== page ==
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GHANA. Beacon of democracy

Article - September 13, 2012
Ghana is the region's example of political stability and economic growth, focusing on attracting foreign investors and creating sustainability through diversification
JOHN DRAMANI MAHAMA, WHO HAS SERVED AS A MEMBER OF THE PAN AFRICAN PARLIAMENT, WAS SWORN IN AS NEW PRESIDENT, FOLLOWING THE DEATH OF JOHN ATTA MILLS
Along the western coast of the African continent, the nation of Ghana has been exemplary to other countries in the region, by boasting an effective and stable democracy, recent record-breaking economic growth, and thriving industries such as energy, agriculture and mining.

As a result of such prosperity, Ghana has attracted foreign investors from all over the world including the United States – which plans on investing $1.2 billion – and China, helping the country achieve a 13.4% increase in GDP and expected sustained growth over the next five years.

This influx of capital in Ghana pushes the once poor country into the realm of a middle-income economy, enjoying the resources to invest in a more modern infrastructure for industry and agriculture, finding renewable energy sources for sustainability, and providing better medicine and better quality of life for its citizens.

“Ghana has succeeded due to the vision of the leadership of the country, who believe that we need to have a peaceful, stable society to create a stable foundation to support our sustainable development, to uplift the people from the quagmire of poverty and achieve a good lifestyle,” remarks Alhaji Muhammad Mumuni, Ghana’s Minister of Foreign Affairs and Regional Integration, adding that since the promulgation of the Fourth Republican Constitution in 1992 the country has achieved transparency and good governance.

This political stability has gone hand in hand with the country’s industry. After becoming the first Sub-Saharan African country to gain its independence in 1957, the groundwork was quickly and efficiently laid for the economic success the country is now achieving.

“We had a visionary leader who put together a very robust infrastructure for the times, in terms of energy, access to ports, and road infrastructure, and put us on this path very early on,” explains Joseph Samuel Annan, Deputy Minister for Trade and Industry in Ghana. He highlights this as a key factor for the country becoming the choice for many foreign direct investments (FDI).

Further FDI was attracted to the country with the landmark discovery of the Jubilee Oil Field in 2007 in the Atlantic Ocean just 37 miles off Ghana’s west coast. Energy revenues accounted for 5-6% of the GDP growth in 2011, after large quantities of oil were extracted in 2010.
Although the oil and gas industry has accounted for significant economic growth, the government is striving for a diversified economy, emphasizing renewable energy sources and using local materials to ensure long-term sustainability. Two of Ghana’s main energy companies, Volta River Authority and GRIDCo, are leading the way in solar and wind power in line with the government’s initiative calling for 10% of the energy supply to be derived from renewable sources by 2020.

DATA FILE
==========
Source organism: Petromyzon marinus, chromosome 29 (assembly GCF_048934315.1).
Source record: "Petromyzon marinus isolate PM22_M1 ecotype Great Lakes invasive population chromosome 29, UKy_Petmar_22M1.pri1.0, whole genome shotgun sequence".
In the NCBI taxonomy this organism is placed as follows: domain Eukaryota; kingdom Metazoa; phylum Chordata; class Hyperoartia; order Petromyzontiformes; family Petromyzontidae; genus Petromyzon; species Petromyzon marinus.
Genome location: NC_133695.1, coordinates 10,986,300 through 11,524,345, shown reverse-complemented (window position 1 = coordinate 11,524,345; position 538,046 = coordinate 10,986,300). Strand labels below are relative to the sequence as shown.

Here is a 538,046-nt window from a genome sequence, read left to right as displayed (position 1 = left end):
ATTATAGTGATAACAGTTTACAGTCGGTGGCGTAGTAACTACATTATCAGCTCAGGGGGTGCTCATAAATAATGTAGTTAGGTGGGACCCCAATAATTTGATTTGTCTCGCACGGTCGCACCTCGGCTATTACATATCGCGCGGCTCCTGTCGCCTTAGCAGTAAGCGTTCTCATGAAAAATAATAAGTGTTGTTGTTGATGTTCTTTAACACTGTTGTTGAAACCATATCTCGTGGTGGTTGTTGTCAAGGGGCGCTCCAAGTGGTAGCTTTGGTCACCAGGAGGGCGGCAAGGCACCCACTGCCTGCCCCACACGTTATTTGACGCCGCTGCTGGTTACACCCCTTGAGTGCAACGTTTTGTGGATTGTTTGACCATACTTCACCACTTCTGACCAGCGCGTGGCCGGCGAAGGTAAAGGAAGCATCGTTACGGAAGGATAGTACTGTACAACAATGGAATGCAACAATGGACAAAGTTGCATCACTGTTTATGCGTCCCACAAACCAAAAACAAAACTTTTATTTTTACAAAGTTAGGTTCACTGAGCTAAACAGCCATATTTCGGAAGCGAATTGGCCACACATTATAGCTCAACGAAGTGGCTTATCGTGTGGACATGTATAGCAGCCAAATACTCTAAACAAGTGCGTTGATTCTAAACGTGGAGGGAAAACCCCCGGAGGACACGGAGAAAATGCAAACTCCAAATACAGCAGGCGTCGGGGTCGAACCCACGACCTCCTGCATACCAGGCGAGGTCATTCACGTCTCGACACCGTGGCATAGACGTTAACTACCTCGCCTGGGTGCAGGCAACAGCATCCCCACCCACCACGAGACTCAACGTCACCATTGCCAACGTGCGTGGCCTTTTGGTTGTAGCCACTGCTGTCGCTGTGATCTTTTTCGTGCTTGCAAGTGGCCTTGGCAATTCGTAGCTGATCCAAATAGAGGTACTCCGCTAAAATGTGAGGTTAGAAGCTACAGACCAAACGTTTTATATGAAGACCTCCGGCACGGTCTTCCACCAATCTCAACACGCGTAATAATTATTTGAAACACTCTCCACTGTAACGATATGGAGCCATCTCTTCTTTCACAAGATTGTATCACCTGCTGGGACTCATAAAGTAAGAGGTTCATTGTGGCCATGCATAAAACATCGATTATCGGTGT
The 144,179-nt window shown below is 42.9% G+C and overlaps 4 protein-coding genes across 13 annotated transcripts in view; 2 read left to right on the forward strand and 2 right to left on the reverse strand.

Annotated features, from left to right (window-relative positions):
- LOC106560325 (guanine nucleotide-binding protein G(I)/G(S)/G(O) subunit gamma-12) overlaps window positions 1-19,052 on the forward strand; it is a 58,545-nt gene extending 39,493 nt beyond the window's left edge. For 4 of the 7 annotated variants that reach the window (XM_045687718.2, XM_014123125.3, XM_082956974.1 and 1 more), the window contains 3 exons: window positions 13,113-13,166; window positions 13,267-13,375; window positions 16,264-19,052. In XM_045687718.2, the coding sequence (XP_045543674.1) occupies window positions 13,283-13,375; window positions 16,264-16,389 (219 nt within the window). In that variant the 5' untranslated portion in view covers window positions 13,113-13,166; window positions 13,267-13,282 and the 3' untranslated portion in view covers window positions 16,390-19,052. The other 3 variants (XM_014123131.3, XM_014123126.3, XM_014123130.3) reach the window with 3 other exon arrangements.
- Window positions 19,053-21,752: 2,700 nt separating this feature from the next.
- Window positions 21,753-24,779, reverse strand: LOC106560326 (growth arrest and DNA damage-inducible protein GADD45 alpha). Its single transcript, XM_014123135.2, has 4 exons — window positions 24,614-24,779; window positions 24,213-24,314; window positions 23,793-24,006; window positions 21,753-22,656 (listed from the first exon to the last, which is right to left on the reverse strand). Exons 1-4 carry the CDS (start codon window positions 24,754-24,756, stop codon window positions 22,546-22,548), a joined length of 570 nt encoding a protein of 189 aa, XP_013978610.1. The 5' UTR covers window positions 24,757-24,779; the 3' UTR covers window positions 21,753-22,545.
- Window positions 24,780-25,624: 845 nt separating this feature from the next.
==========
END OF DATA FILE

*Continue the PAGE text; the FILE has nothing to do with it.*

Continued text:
The mining sector also remains one of the most important industries in the country with Ghana being the second-largest producer of gold oil in Africa and the seventh largest in the world. Whereas mining activities account for 42% of Ghana’s foreign exports they also bring in 28% of its internal revenue.

Furthermore, agriculture is seen as a main driving economic force, employing 55% of the workforce. In 2011 Ghana produced over 1 million tons of cocoa for the first time ever, increasing its output by 50% over the previous year.

“The cocoa industry is the lifeblood of the country. I keep telling people that oil will run out one day but cocoa trees can survive for 50 years or more,” says Sherry Ayittey, Minister of Environment, Science and Technology, noting the importance of maintaining a stable environment for agriculture, one of the key initiatives for her department.

In addition to ensuring sustainable agriculture, the government is also implementing an initiative to use local building materials toward infrastructure and housing construction, which could save the country $200 million and provide employment for much of the local workforce.

“I think that the opportunities within real estate and housing are immense. There is a housing deficit of 1.5 million,” says Enoch T. Mensah, Minister of Water, Resources, Works and Housing.
Aside from closing the housing gap, Mr. Mensah also explains that his ministry is committed to expanding the water treatment facilities in the country, to keep up with the needs of a growing population, with a goal of reaching 10 million gallons of water per day.

Ensuring clean, potable water for the entire population is one component of the government’s investment in the health of the citizens as well as continuing to reduce the rate of HIV, malaria and tuberculosis. Ghana is also currently attracting both medical tourism to the country, and investors in its pharmaceutical industry.

Ghana has seen vast improvements in almost every sector, greatly improving the lives of its citizens and positioning it at the forefront of international business and investments.

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